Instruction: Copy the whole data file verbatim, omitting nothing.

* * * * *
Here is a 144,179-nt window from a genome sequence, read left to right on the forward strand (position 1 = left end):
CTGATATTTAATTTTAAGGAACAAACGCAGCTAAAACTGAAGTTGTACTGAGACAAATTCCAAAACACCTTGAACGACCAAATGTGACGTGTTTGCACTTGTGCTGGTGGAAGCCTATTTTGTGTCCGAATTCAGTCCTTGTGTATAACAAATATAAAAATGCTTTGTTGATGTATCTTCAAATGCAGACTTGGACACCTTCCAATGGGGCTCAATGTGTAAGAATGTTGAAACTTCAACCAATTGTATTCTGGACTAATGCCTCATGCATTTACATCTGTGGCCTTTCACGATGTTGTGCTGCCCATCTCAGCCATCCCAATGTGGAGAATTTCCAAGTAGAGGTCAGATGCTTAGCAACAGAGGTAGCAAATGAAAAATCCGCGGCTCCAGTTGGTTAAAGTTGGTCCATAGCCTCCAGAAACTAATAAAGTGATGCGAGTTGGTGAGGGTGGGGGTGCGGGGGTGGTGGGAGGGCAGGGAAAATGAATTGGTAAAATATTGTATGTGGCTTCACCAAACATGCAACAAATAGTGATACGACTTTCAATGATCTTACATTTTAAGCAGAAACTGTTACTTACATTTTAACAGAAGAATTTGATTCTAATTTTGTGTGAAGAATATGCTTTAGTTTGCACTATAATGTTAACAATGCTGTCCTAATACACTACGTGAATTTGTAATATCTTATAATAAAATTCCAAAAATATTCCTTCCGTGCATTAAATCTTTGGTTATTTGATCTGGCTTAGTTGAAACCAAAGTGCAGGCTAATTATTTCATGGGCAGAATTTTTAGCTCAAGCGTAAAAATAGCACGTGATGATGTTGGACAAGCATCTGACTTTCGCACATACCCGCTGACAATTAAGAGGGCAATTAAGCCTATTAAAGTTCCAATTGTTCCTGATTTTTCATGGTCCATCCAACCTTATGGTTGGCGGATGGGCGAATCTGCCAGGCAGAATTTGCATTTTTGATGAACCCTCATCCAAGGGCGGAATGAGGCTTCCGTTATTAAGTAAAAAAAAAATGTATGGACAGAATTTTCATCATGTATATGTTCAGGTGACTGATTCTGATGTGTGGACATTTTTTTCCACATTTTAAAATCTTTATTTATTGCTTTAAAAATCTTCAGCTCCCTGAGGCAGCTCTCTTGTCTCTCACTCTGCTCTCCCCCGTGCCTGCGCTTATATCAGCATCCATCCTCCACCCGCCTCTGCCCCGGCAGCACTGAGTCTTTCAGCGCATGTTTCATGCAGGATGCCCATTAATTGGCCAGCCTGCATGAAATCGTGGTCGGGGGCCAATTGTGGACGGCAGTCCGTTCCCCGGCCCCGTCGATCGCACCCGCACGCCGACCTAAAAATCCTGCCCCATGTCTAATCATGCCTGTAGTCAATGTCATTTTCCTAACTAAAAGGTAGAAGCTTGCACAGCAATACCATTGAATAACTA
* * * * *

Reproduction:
Here is a 144,179-nt window from a genome sequence, read left to right on the forward strand (position 1 = left end):
CTGATATTTAATTTTAAGGAACAAACGCAGCTAAAACTGAAGTTGTACTGAGACAAATTCCAAAACACCTTGAACGACCAAATGTGACGTGTTTGCACTTGTGCTGGTGGAAGCCTATTTTGTGTCCGAATTCAGTCCTTGTGTATAACAAATATAAAAATGCTTTGTTGATGTATCTTCAAATGCAGACTTGGACACCTTCCAATGGGGCTCAATGTGTAAGAATGTTGAAACTTCAACCAATTGTATTCTGGACTAATGCCTCATGCATTTACATCTGTGGCCTTTCACGATGTTGTGCTGCCCATCTCAGCCATCCCAATGTGGAGAATTTCCAAGTAGAGGTCAGATGCTTAGCAACAGAGGTAGCAAATGAAAAATCCGCGGCTCCAGTTGGTTAAAGTTGGTCCATAGCCTCCAGAAACTAATAAAGTGATGCGAGTTGGTGAGGGTGGGGGTGCGGGGGTGGTGGGAGGGCAGGGAAAATGAATTGGTAAAATATTGTATGTGGCTTCACCAAACATGCAACAAATAGTGATACGACTTTCAATGATCTTACATTTTAAGCAGAAACTGTTACTTACATTTTAACAGAAGAATTTGATTCTAATTTTGTGTGAAGAATATGCTTTAGTTTGCACTATAATGTTAACAATGCTGTCCTAATACACTACGTGAATTTGTAATATCTTATAATAAAATTCCAAAAATATTCCTTCCGTGCATTAAATCTTTGGTTATTTGATCTGGCTTAGTTGAAACCAAAGTGCAGGCTAATTATTTCATGGGCAGAATTTTTAGCTCAAGCGTAAAAATAGCACGTGATGATGTTGGACAAGCATCTGACTTTCGCACATACCCGCTGACAATTAAGAGGGCAATTAAGCCTATTAAAGTTCCAATTGTTCCTGATTTTTCATGGTCCATCCAACCTTATGGTTGGCGGATGGGCGAATCTGCCAGGCAGAATTTGCATTTTTGATGAACCCTCATCCAAGGGCGGAATGAGGCTTCCGTTATTAAGTAAAAAAAAAATGTATGGACAGAATTTTCATCATGTATATGTTCAGGTGACTGATTCTGATGTGTGGACATTTTTTTCCACATTTTAAAATCTTTATTTATTGCTTTAAAAATCTTCAGCTCCCTGAGGCAGCTCTCTTGTCTCTCACTCTGCTCTCCCCCGTGCCTGCGCTTATATCAGCATCCATCCTCCACCCGCCTCTGCCCCGGCAGCACTGAGTCTTTCAGCGCATGTTTCATGCAGGATGCCCATTAATTGGCCAGCCTGCATGAAATCGTGGTCGGGGGCCAATTGTGGACGGCAGTCCGTTCCCCGGCCCCGTCGATCGCACCCGCACGCCGACCTAAAAATCCTGCCCCATGTCTAATCATGCCTGTAGTCAATGTCATTTTCCTAACTAAAAGGTAGAAGCTTGCACAGCAATACCATTGAATAACTA